Bunkai (the application of the kata techniques) is invaluable. Not all the kata can be deciphered, but many can, especially the more modern kata. It is this element, where the kata can be broken down and the techniques put into practice, that allows the student to really “know” the kata, and to polish and “buff it up” constantly until the moves become refined. A perfect display of kata is where seeing the practitioner perform the kata enables you to visualize an actual fight taking place without an opponent. The true essence of karate-do is in the continuous practice of kata.
Nice post, very interesting thoughts, indeed.
However, I wonder if it does not improve your kata, if you also practice sparring with an opponent. This way, you will learn how to apply some of the techniques and how to get appropriate timing of single moves and sequences. Which in turn will help your kata practice a lot.
Most Karate dojos I have been to do exactly this – they devote about 1/3 of their practice time to individual techniques, 1/3 to sparring and 1/3 to kata.
I should point out, though, that the practice of the first two items focussed only on a subset of all kata techniques. Although some teachers would pick out specific moves from the katas and work on them for the entire practice.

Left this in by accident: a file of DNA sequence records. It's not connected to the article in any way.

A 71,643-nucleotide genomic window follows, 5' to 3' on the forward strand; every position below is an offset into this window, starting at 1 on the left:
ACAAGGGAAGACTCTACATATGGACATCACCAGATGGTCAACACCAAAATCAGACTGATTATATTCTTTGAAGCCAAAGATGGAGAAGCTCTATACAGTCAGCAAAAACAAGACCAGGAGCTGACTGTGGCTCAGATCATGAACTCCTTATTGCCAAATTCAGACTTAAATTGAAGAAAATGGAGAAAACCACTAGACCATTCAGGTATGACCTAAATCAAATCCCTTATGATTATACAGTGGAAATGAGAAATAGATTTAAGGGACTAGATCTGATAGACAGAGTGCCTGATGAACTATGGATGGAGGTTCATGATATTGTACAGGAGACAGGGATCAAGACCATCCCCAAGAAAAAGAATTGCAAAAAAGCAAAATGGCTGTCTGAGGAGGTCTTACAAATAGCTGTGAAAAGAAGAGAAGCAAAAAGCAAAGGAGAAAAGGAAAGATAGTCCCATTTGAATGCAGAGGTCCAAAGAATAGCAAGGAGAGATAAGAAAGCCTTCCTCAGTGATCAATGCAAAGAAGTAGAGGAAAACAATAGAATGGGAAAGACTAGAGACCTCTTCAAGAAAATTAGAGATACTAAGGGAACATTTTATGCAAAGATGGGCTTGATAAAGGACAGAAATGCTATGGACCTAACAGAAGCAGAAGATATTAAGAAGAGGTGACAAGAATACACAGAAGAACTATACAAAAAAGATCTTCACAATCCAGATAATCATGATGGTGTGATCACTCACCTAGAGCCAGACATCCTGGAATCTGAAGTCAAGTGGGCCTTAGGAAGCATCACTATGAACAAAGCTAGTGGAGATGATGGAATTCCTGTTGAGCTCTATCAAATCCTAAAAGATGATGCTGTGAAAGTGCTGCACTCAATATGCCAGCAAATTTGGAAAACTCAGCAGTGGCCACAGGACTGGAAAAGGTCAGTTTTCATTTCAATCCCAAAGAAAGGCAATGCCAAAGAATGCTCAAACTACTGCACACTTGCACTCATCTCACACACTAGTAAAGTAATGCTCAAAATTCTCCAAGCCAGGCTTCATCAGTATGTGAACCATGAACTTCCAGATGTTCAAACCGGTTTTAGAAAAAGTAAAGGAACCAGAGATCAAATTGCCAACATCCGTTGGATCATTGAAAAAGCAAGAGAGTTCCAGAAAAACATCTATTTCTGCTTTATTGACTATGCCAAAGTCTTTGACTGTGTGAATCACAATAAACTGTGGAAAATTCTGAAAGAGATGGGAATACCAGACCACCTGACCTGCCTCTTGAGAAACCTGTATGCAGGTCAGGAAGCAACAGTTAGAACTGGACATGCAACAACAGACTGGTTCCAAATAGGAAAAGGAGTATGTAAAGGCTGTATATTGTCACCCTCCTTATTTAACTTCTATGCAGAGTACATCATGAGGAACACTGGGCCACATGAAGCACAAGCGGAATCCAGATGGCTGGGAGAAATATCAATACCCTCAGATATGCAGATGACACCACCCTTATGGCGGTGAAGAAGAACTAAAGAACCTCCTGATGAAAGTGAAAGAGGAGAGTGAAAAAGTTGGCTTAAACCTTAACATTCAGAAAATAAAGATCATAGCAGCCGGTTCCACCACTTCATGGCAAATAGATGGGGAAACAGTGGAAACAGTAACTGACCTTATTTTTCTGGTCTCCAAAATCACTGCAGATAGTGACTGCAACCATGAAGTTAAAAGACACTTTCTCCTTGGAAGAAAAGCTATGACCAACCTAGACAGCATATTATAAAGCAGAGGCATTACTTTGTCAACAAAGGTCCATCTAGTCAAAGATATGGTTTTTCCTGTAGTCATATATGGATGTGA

Thanks for posting this book review and the links to your related posts. My karate background is in traditional Okinawa Kenpo. We spend time working on kata during every class. In my opinion, kata is the core of training.
How did Karate relate to aikijutsu and judo before the 20th century?
Is the term Karate referring to Okinawan arts?
Who founded the Karate system in Japan?
Old martial arts seem to have things like swimming in armor and horseback archery, ninpo did this for example, but now ninpo is conflated with the taijutsu from the system.
I was under the impression that Karate was one side of a system with several facets, so I had thought that it was taught, not only through Kata, but through conditioning and timing exercises and drills.
Please forgive my insatiable curiosity.
Joshua, these are all good questions. I have some Karate background, but as it is not an area of my expertise, I will let someone else answer.
Chris Thompson’s book is focused on modern, “international” Karate, but provides a brief historical introduction concerning Chinese and Okinawan influences.
And I quote him not because I agree completely, but as background for another post I intend to publish soon.
“Quite often, a technique that is performed while moving forward in kata practice is actually performed moving backward in a real combat situation.”